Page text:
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Your Calling is Calling

Have you ever considered that those things that are ‘eating at you’ are there to devour any part of you that is getting in the way of your inner most purpose, and composting it?  That those things that keep you up at night, that keep revisiting you no matter how hard you try to “overcome,” “let go,” “process,” etc. are actually ‘your mission if you choose to accept it?’ The aching we feel isn’t about running away from or anesthetizing it; it’s a message to get inside and do something.

Everywhere you go you meet it in some form or fashion; the things that haunt you; the things you try to be okay with, but aren’t; the patterns that keep showing up to knock you off your footing; the pea under the mattress that keeps you tossing and turning. They are the things that you keep coming back to again and again: anger about an injustice, battle with addiction, an issue or cause you are passionate about, relationship patterns, an oppressive myth you want to dispel, an illness, stagnation, etc.

It doesn’t matter that you changed locations or relationships or jobs and decided to wear a “positive” attitude: ‘changing your thoughts to change your life.’ These discords live in you. You are the keeper at the Inn, and also the tour guide.  If we abandon what occupies our rooms, we abandon parts of ourselves and dissonance becomes accumulatively load bearing – and our very purpose could be lost on us. Because accompanying all of these things are the visions and the voices you are gifted with. We carry in us the dysfunction of our culture, our history, our ancestors, our parents, and the fact that we are disquieted by these things is a good sign of life; a spirited wake up call. When it feels like something is wrong, it might very well be right.

Rumblings precede cracking, and cracks are openings that free a caged potential.

The irony is that the enormous amount of resources it takes to keep these gnawings at bay (albeit unconscious) is often greater than what it takes to uncover and convert them into something life-giving. Repression takes more energy than expression, but because expression is outwardly experienced, we tend to think of it as more exhausting, when often it is the other way around. Calcifying falsehood only appears to be innocuous. Turn towards what is bedeviling you. Treat it as an informer, a messenger and see what happens when you inquire into its nature. There is a story there and you are not only its teller, but its source for healing – in you and the world.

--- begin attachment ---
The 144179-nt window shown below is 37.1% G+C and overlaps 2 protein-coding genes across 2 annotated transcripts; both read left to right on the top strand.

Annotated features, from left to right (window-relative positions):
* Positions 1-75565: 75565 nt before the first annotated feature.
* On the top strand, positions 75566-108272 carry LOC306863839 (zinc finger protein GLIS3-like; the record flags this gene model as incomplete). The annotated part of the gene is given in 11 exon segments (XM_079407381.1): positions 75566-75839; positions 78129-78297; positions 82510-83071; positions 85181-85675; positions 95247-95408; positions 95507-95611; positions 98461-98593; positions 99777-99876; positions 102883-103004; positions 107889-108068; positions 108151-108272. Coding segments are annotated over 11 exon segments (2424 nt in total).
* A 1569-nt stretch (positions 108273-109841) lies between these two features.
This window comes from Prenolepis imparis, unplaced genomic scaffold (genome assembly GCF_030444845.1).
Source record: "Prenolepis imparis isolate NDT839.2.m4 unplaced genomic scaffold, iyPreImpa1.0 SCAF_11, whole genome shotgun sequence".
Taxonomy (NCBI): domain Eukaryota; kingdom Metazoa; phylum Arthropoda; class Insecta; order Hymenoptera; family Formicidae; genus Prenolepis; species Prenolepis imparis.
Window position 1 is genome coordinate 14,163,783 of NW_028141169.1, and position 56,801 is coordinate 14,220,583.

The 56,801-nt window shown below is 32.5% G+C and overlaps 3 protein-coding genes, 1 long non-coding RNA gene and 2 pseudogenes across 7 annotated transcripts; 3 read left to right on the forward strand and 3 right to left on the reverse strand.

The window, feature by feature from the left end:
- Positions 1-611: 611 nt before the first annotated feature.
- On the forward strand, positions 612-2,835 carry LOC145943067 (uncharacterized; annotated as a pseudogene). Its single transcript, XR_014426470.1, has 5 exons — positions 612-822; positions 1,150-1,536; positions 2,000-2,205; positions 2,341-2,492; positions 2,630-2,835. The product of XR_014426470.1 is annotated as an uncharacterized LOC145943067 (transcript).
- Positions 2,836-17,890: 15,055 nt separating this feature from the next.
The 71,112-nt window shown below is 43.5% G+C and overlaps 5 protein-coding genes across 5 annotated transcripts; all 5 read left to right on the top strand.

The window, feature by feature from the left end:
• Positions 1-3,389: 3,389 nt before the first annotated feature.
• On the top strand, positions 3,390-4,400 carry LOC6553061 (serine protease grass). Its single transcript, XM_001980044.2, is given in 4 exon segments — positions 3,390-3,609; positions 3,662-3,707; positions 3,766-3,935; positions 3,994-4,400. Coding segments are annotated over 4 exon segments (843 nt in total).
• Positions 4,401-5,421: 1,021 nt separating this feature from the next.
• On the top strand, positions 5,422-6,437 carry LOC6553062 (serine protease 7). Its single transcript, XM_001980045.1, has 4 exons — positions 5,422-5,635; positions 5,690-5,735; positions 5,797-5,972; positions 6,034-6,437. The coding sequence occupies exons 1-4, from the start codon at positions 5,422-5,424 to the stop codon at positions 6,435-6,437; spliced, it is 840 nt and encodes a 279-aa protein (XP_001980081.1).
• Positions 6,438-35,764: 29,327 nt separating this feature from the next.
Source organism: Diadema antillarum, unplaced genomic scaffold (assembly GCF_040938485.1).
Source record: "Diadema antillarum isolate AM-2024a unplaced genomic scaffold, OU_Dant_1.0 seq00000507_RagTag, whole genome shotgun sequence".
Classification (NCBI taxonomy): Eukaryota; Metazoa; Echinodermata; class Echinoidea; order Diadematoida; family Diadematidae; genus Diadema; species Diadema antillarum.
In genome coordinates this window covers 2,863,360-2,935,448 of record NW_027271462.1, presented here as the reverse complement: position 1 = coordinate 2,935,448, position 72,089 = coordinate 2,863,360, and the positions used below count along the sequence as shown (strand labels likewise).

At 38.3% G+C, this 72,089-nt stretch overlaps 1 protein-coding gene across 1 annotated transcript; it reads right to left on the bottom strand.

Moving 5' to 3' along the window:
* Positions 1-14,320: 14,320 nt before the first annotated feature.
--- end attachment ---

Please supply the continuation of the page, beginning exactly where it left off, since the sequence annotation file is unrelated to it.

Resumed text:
We don’t know until we turn towards it, that in the light of day, it loses the ability to threaten us, to weigh us down, to control us, to cause dis-ease. Let’s face it, what we don’t give recognition to terrorizes us more than that which we recognize. If only we can trust the process; going in slowly and with a good head lamp. Stay the course. Endurance is built over time, on the field and not by sitting on the sidelines; and although very difficult, the long-term reward pays in dividends.

We may never get to know why some themes are present in our lives. Especially because they are things we would never choose consciously, and in fact may be things we’d ordinarily run from (our demons), but there they are, wanting to be used as our muse to make a change, to alchemize, to transform one generation to the next.  When we consciously decide to participate in our own evolution, transformation happens much quicker and we become more alive, contributing to the vibration of something bigger than we thought ourselves to be.

As I was finishing this article I got this post on Facebook, a Joseph Campbell quote that speaks to the inner calling:

“When you follow your bliss, and by bliss I mean the deep sense of being in it, and doing what the push is out of your own existence – it may not be fun, but it’s your bliss, and there’s bliss behind pain too….And I think the best thing I can say is to follow your bliss. If your bliss is just your fun and your excitement, you’re on the wrong track. I mean, you need instruction. Know where your bliss is. And that involves coming down to a deep place in yourself.”

Joseph Campbell in The Hero’s Journey: Joseph Campbell on His Life and Work, p. 217
©Jessica Bahr – 2012

Jessica Bahr

Author Jessica Bahr

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